Famed bitcoin gadfly and early adopter, cryptoanarchist Amir Taaki, ghosted for long enough to generate theories galore. Resurfacing, it turns out he was in a tucked-away part of northern Syria. He speaks with news.Bitcoin.com about his transformation as a result.
Syria Births a New Man
An exclusive screener provided to news.Bitcoin.com of The New Radical, a documentary by Adam Bhala Lough set for wider release in December, is mostly about the trials and tribulations of Defense Distributed’s Cody Wilson, and it’s well-worth the shekels to watch. It’s found media, exclusive interviews, peaks inside two interesting lives, and has some wonderful animation moving the arc along. If you get a chance, don’t miss it.
Mr. Wilson’s co-conspirator in many ways, Amir Taaki, is briefly profiled after his return from Rojava, a break-away, rogue, cobbled-together area of land northeast of Syria.
It’s painfully clear the Amir Taaki, jovial and carefree, European anarchist Peter Pan, is gone. His famed lyrical and poetic speaking style is still there, although a bit muted for seriousness’ sake.
He is weathered. He is bearded. He is ashen. He is strident.
Mr. Taaki’s earnest temperament remains, however. It is fueled these days by an ennui toward a dying West, as he sees it, shifting his focus toward tradition, duty, nation-building.
The Iranian-British boy’s impish gaiety is something more akin now to a revolutionary figure, a Che Guevara for crypto, if you will.
Opinions expressed within are Mr. Taaki’s and, where stated, my own. Mr. Taaki is presented as someone of note in the wider Bitcoin community. He is a generous interview, and he’s certainly newsworthy.
news.Bitcoin.com: Like most, I believe, we got to know you through early Bitcoin and cryptocurrency conversations, and, of course, your collaborations with Cody Wilson. Where is Dark Wallet and that project currently? I’ve heard loads of rumors.
Currently I’m reviewing a lot of literature to formulate a new body of ideas. This set of teachings will question fundamental ideas and provide a new road map for this hacker movement.
Many of our ideas about technology don’t sufficiently explain our situation now or are misguided. We used to believe that universal internet access would liberate society. People would have easy access to a global store of knowledge.
Instead technology is serving the opposite role of suppressing humanity rather than pushing it upwards. We seriously need to re-evaluate our work.
news.Bitcoin.com: You sort of fell off the map for a while after a rush of very mainstream media coverage. I found out you ventured to Rojava. What compelled you there?
Amir Taaki: I remember reading this huge news article saying I’d quit Bitcoin because I realized I couldn’t win against the inevitable push for government ownership over Bitcoin. Imagine reading that garbage in a war. Garbage a journalist just made up.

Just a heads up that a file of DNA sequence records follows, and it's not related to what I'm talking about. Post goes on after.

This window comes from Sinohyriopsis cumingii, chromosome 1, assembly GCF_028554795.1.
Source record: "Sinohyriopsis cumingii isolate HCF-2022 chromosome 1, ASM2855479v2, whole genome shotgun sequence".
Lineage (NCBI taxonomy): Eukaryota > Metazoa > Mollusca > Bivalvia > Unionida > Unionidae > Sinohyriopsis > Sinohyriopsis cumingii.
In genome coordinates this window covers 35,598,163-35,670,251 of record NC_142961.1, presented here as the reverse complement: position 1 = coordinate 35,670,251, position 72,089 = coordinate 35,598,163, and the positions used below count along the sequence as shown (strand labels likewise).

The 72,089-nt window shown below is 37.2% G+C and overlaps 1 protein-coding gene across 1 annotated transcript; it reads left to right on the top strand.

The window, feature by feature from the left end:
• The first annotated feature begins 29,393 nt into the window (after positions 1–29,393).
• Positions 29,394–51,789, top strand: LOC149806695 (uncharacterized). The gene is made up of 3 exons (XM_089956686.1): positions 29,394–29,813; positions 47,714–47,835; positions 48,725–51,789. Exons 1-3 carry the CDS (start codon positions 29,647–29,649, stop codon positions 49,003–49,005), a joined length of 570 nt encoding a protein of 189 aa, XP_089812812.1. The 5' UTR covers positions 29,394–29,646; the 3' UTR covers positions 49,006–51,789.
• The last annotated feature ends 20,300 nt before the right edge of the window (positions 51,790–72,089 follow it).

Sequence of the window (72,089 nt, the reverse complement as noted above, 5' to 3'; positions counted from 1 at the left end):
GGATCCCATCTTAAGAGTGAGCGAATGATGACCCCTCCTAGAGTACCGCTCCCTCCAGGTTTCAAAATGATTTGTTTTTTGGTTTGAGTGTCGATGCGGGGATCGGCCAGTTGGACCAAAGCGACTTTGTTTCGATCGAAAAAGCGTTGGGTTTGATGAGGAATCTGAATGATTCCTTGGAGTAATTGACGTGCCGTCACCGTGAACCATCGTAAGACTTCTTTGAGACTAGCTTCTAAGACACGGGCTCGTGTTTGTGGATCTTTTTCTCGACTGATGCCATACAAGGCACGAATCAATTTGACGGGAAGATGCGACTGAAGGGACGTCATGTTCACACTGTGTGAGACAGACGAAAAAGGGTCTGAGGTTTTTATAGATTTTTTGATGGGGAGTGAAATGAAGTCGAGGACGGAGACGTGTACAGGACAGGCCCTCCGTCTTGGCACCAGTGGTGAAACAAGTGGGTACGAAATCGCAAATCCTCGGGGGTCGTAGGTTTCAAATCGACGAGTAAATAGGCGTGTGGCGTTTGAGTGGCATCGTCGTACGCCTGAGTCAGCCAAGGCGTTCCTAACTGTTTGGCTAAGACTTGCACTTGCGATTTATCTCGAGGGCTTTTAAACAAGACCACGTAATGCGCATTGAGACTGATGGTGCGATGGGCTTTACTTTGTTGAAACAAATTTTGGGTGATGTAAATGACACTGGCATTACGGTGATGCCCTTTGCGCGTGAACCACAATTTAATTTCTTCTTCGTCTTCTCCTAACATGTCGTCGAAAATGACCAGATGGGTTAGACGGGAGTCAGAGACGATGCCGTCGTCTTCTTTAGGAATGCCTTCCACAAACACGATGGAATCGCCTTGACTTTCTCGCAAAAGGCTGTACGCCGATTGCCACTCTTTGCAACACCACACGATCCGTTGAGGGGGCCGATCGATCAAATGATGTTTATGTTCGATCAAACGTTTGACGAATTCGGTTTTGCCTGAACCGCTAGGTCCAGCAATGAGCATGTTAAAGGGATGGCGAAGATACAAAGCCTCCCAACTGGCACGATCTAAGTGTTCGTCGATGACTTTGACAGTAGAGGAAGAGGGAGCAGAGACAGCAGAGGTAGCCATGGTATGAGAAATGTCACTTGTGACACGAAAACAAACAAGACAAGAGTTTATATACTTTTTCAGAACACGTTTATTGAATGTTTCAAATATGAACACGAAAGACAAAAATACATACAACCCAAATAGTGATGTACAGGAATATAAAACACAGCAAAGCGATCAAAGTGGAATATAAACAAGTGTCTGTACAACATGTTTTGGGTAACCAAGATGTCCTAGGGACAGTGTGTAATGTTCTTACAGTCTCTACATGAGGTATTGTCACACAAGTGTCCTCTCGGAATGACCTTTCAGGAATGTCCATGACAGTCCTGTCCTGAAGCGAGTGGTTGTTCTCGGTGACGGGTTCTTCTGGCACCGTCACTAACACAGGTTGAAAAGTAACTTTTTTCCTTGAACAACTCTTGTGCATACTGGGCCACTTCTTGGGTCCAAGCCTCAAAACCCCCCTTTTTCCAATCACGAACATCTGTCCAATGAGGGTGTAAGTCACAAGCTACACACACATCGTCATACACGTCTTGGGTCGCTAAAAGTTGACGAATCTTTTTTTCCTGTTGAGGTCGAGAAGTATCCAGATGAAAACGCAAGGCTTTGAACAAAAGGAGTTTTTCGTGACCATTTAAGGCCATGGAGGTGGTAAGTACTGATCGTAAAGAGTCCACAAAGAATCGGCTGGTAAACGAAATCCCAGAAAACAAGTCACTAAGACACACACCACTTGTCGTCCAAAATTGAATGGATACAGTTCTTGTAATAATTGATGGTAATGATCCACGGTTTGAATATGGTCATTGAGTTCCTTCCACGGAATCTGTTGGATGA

Here’s the truth, I discovered about the movement of Rojava and started to study it’s ideas on economics and society. I dismissed it before as a communist movement but when I read closer and studied the history, I realized it was an anarchist movement. Their aim is to challenge modernity and create a locally autonomous economy.
Then when Rojava came under heavy attack by ISIS in Kobane, I felt duty bound as someone who has committed themselves to struggling for anarchist ideology. That if I would not lend my help in whatever capacity is needed during this most crucial moment of their survival then it would make me a hypocrite forever regretful of my cowardice.
Of course I was sure I was going to die. I saw and experienced a nation undergoing a huge social transformation in the middle of a war where your friends die. It’s brought me a deeper understanding of life, and enriched me to have more power in my work.
news.Bitcoin.com: Rojava has received a lot of press, especially for its empowering of women against Daesh, but I imagine the experience is quite a bit deeper once you’re actually on the ground, there. Can you go into your first, your initial impressions, when you hit the streets?
Amir Taaki: I am strongly influenced by their ideas. People have to understand that revolutionaries in Rojava are not peasants but guerillas who have been fighting an insurgency for decades in the mountains studying philosophy. They are very ideological, and philosophically enlightened with a wide knowledge of history, philosophy, economics, religion, sociology, … many subjects. It’s a requirement for a revolutionary guerilla to undergo regular training in these subjects, not simply know how to fight.
It had a big effect to meet people explaining to me the ideas of anarchist writers, and quoting western philosophers like Nietzsche and Foucault. Of course the situation is very difficult and I had to adapt fast, becoming fluent in Kurdish, learning how things work, making friends and gaining my autonomy. In the beginning it was very difficult, but with determination I overcame my obstacles.
George Orwell’s book Homage to Catalonia is the best book people can read to get a sense of what it’s like. When I read that book on the front it greatly boosted my morale and gave me a sense of perspective. Things can be very… frustrating.
END, PART 1.
Images courtesy of: AP Photo/Manu Brabo, Amir Taaki, LINKS, Ubuntu, Andy Greenberg.
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